BOSTON — The state Senate on Thursday approved a health care cost reduction plan that would cap costs for insulin and require pharmaceutical companies to notify state regulators when a new or expensive drug comes on the market.
The proposal, which passed on a 39-1 vote, would set new requirements on the pharmaceutical industry, require state licensure of pharmacy benefit managers, give state regulators the authority to examine certain drug costs, and create a commission to study the drug supply chain and patient access.
Proponents said the measure is aimed at reeling in ballooning prescription drug costs that have put the squeeze on low-income and elderly residents.
“Frustration with health care costs is as high as it ever has been, particularly with prescription drugs,” Sen. Cindy Friedman, D-Arlington, the bill’s primary sponsor, said in remarks. “We must do something about prescription drug prices.”
The proposal would make pharmacy benefit managers — who act as a middleman between health plans, drug companies and suppliers — subject to state oversight.
Friedman said the drug “brokers” play a “major role” in determining how much consumers pay for prescription drugs but “are highly, highly unregulated.”
It would also create a trust fund to pay for medications for chronic conditions that disproportionately impact low-income communities and communities of color.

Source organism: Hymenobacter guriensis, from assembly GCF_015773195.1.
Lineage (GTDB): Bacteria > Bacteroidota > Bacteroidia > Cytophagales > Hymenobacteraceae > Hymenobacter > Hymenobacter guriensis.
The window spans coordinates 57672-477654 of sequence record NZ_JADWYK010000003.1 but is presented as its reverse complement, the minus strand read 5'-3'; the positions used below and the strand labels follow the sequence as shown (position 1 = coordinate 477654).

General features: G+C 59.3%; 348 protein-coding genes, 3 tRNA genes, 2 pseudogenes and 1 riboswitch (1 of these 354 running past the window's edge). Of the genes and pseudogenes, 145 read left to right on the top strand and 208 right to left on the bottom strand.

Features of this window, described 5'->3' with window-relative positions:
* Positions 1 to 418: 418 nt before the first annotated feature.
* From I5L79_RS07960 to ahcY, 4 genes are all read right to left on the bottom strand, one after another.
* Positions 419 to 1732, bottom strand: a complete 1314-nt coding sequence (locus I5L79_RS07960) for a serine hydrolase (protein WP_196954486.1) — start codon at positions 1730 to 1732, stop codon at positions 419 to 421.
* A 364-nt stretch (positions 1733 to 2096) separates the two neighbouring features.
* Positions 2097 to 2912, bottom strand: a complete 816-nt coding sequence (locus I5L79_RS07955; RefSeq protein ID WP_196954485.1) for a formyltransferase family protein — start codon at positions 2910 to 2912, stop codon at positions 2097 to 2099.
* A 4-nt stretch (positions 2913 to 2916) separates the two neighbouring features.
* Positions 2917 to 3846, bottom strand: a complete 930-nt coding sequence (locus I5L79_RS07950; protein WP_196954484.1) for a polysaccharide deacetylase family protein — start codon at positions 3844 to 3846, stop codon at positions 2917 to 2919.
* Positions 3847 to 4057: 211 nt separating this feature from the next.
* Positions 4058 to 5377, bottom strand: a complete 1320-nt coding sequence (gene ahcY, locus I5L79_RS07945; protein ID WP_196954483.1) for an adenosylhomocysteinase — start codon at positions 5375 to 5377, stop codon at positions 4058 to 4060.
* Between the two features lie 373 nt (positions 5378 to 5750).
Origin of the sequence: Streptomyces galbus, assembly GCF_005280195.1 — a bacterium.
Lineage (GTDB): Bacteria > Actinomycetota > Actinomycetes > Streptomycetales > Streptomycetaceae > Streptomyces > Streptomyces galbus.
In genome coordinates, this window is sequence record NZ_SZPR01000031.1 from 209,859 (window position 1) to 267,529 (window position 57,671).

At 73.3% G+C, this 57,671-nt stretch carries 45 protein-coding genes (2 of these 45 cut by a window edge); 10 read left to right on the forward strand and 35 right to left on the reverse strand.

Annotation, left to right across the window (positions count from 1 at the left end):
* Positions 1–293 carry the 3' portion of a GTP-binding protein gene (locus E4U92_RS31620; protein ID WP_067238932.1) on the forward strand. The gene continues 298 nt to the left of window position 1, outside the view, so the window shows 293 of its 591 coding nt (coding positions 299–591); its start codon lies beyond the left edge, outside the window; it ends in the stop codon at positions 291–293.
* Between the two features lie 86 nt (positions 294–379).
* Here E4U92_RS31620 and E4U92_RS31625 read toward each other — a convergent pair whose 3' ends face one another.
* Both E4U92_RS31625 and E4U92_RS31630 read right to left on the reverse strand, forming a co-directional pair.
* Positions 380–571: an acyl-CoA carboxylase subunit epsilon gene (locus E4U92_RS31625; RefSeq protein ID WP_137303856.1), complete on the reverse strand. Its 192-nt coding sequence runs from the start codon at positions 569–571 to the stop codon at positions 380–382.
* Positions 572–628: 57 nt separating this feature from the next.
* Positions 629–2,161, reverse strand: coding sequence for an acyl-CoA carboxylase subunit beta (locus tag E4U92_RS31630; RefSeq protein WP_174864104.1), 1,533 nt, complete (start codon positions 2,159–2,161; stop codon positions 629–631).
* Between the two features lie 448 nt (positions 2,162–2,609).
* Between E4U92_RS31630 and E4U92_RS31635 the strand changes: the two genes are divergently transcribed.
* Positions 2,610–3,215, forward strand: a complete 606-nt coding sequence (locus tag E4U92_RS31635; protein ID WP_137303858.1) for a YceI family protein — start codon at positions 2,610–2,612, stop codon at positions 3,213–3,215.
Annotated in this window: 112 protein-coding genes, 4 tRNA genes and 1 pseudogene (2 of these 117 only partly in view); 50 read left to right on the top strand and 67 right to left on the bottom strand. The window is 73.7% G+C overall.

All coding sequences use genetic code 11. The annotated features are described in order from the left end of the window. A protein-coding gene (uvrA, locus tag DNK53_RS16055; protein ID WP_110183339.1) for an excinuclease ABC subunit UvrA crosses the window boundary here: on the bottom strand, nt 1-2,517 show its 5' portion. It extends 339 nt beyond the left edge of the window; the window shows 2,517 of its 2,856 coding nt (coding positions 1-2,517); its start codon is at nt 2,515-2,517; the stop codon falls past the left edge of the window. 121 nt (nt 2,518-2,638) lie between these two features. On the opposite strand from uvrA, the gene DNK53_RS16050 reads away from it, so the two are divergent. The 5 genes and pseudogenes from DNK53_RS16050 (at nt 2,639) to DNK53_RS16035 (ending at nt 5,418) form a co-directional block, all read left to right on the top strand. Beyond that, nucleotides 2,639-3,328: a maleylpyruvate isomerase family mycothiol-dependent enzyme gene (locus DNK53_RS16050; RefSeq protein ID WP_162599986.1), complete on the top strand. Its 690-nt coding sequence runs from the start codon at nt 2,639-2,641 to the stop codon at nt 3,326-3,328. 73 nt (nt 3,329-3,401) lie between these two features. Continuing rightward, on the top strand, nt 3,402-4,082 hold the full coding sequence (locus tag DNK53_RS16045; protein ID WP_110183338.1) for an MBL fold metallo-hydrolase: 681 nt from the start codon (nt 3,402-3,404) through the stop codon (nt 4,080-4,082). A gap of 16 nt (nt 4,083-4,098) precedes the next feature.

Lawmakers adopted several amendments, including one from Sen. Diana Dizoglio, D-Methuen, requiring state regulators to study the cost of epinephrine injection pens for children 18 and younger. DiZoglio said prices for the lifesaving drug have skyrocketed and parents and caregivers are struggling to afford the injectors.
“It is critical that epinephrine be made available to children with life-threatening allergies,” DiZoglio said in remarks. “No child should die because the caregiver can’t afford life-saving medication.”
The proposal is backed by a coalition of public health groups including Health Care For All, AARP Massachusetts and the Massachusetts Medical Society, which say it will help improve service and reduce costs for health care consumers.
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